View Mobile Site

Ask the Expert

Signal Photos


Find ‘the main thing' for your business

Posted: January 20, 2009 8:09 p.m.
Updated: January 20, 2009 4:55 a.m.
Kenneth W. Keller Kenneth W. Keller
Kenneth W. Keller

The sign on the window said it all: "Gone out of business - we forgot what business we were in!"

Most businesses are in the business of taking care of the needs, wants and desires of their customers. It is a sad but true fact that many people employed in businesses don't see it the same way.

What are those employees concerned about? What business are they in? They are in the business of getting a paycheck, of having a job and of making sure they have benefits. There is nothing wrong with that; it is commendable.

But the two are in conflict with each other - it doesn't have to be that way.

Businesses can get what they want (everyone taking care of customers) and everyone can get focused on doing the same thing, all the while earning a paycheck and building security into the organizations they work for and with.

This happens when everyone is "singing from the same sheet of music."

It starts by hiring the right people.

These are people who have and demonstrate initiative. These are people who want to be at work, not just because that is where their paycheck comes from, but because they do something worthwhile and of value.

What they do is rewarding, not just monetarily, but intrinsically. These are people who are winners not whiners.

It continues when people are given candid, unvarnished evaluations about what they have accomplished versus the goals that have been set.

It isn't a matter of liking someone or not liking someone, it means being fair and evaluating people on what they have done. It also means helping them with coaching and counseling to get them over the rough spots when they need help, sought after or not.

This also means understanding that the current place of employment is not for everyone; that some who were hired do not have the skills, abilities or talents to do what is asked of them.

Those individuals need to be either recast within the organization in a more suitable position or be recast out of the company where another organization will be a better fit.

This dance of hiring, evaluations, promotions, recasting and renewing will continue for as long as the organization does.

Regardless of who is employed, whatever the position, a central focus needs to be created, communicated and reinforced from highest level to the lowest level in the firm. Above it was referred to as the "same sheet of music."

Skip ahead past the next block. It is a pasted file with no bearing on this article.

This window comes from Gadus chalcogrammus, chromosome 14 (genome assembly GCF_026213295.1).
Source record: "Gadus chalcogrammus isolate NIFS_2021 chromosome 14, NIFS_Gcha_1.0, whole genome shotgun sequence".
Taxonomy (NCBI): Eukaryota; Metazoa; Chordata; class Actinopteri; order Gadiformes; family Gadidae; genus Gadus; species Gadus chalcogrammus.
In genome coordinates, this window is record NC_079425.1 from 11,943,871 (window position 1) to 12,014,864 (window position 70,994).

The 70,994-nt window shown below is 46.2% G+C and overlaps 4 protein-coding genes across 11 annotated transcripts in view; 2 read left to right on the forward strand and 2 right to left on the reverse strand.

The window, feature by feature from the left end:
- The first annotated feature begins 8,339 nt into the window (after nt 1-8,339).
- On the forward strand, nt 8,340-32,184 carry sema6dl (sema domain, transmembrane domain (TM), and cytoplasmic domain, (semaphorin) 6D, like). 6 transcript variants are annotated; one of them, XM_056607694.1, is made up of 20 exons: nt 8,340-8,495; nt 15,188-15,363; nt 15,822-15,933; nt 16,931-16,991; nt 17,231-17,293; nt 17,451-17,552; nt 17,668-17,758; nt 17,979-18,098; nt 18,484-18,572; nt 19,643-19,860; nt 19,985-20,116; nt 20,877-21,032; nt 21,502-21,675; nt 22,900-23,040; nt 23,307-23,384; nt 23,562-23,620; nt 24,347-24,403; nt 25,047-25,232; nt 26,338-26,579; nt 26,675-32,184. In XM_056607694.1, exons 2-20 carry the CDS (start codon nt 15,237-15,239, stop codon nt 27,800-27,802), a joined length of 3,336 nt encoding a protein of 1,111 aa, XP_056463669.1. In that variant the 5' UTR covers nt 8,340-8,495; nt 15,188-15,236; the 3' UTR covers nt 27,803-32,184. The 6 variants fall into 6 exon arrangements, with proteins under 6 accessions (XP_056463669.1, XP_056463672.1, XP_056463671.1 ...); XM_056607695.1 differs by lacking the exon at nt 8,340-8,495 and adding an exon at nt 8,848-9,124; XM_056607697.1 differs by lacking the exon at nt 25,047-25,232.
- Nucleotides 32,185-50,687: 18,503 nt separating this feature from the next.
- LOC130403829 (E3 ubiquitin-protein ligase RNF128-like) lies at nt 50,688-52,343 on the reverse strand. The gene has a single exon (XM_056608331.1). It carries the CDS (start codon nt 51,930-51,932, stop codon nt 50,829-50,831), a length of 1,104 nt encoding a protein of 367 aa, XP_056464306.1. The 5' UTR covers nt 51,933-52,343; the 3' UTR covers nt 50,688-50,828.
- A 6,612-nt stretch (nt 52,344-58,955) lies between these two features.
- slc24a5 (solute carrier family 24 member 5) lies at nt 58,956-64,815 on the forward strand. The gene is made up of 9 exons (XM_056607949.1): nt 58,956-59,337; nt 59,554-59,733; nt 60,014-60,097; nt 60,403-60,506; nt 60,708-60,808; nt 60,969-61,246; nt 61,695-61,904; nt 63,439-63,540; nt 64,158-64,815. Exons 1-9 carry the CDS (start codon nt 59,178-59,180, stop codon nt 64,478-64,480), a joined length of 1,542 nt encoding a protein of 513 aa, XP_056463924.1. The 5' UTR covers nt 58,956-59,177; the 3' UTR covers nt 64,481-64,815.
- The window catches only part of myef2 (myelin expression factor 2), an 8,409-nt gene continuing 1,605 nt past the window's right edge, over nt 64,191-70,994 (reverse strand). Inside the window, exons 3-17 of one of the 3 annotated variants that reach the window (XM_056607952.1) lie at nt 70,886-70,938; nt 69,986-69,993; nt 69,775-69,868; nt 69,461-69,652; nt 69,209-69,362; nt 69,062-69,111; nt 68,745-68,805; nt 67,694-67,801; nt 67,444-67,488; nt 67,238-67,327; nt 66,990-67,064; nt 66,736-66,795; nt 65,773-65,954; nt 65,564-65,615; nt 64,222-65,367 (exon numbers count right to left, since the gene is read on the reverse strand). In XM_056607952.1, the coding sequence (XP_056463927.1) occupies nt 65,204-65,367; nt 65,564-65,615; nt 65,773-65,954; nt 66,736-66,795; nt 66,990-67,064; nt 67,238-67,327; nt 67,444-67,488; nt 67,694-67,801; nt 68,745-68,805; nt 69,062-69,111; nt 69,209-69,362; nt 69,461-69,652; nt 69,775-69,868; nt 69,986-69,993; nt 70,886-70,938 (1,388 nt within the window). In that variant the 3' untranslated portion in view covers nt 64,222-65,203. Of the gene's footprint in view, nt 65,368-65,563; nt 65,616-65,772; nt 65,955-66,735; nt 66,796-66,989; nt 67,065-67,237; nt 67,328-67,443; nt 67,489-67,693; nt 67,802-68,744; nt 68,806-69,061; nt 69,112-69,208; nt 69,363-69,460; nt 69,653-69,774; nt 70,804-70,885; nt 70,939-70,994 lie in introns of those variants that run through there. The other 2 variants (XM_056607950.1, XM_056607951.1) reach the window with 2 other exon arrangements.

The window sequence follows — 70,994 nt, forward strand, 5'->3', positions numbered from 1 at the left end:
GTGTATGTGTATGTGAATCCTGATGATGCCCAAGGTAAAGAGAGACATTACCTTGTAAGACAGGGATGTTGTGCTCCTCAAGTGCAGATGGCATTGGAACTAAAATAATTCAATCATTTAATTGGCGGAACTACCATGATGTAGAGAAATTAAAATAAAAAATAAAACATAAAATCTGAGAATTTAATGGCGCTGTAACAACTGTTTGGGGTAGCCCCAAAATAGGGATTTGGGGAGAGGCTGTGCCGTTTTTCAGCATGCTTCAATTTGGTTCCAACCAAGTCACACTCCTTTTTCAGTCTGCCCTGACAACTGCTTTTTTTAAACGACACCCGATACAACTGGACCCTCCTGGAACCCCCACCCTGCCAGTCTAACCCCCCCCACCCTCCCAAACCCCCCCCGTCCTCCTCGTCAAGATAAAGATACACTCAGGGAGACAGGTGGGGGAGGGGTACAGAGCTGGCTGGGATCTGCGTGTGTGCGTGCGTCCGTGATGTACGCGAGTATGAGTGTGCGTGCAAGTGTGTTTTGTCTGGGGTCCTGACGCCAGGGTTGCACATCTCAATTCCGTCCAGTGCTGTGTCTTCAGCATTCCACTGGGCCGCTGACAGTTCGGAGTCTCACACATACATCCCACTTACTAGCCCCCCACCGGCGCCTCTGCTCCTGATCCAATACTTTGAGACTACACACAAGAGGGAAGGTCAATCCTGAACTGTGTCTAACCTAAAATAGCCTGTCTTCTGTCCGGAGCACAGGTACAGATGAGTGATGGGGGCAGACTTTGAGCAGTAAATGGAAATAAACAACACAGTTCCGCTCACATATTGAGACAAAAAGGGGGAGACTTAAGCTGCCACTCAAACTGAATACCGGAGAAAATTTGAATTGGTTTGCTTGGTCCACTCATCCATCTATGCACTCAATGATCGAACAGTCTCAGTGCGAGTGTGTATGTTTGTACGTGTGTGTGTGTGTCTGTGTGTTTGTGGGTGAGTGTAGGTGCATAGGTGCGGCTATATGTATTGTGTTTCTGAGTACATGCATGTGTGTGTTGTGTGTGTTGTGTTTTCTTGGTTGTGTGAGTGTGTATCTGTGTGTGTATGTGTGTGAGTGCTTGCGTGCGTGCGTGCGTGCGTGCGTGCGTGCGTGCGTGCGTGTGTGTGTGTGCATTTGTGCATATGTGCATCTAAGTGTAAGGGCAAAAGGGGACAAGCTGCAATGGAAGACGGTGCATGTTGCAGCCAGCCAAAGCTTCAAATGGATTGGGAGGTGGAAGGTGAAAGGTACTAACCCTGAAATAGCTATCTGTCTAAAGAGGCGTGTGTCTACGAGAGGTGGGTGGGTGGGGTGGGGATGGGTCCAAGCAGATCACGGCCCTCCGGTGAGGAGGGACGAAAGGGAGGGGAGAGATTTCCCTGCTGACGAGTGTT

In layman's terms, it is called "the main thing."

"The main thing" prevents people from being scattered and defused. It is probably the most underutilized management tool compared to the concept of a company-wide calendar. It is the tool of choice of great leaders.

Having a "Main Thing," organizes people around a single principle that brings people together in a common purpose.

It is a great unifier.

Churchill, in the darkest days of the British Empire, stated simply "We will never give up" and it gave hope to hundreds of millions fighting around the world.

Lincoln, as he took his oath of office as president, told a divided nation that it was the intention of his administration to "hold, occupy and possess" federal property in the states of the seceded South. Those words unified the North, and left no doubt as to Lincoln's policies.

Why did Churchill and Lincoln create a "main thing"?

Their purpose was to have single, simple focus that everyone could rally around and support.

The responsibility of leadership is to make sure that everyone knows what the main thing is and what they are expected to contribute to the realization of it.

People not buying into the main thing are, in effect, by their actions and words, conspiring against the company by fighting against it, what it stands for and wants to achieve.

These people have no place in the organization; they arepart of the past and not part of the present and future.

What business are you in? Now is as good a time as any to re-think what appears to be a simple question. It's the complexity that gets in the way of success and it should not.

Keller is President of Renaissance Executive Forums, which brings business owners together in facilitated peer advisory boards. His column represents his own views and not necessarily those of The Signal.


Most Popular Articles

There are no articles at this time.
Commenting not available.
Commenting is not available.


Powered By
Morris Technology
Please wait ...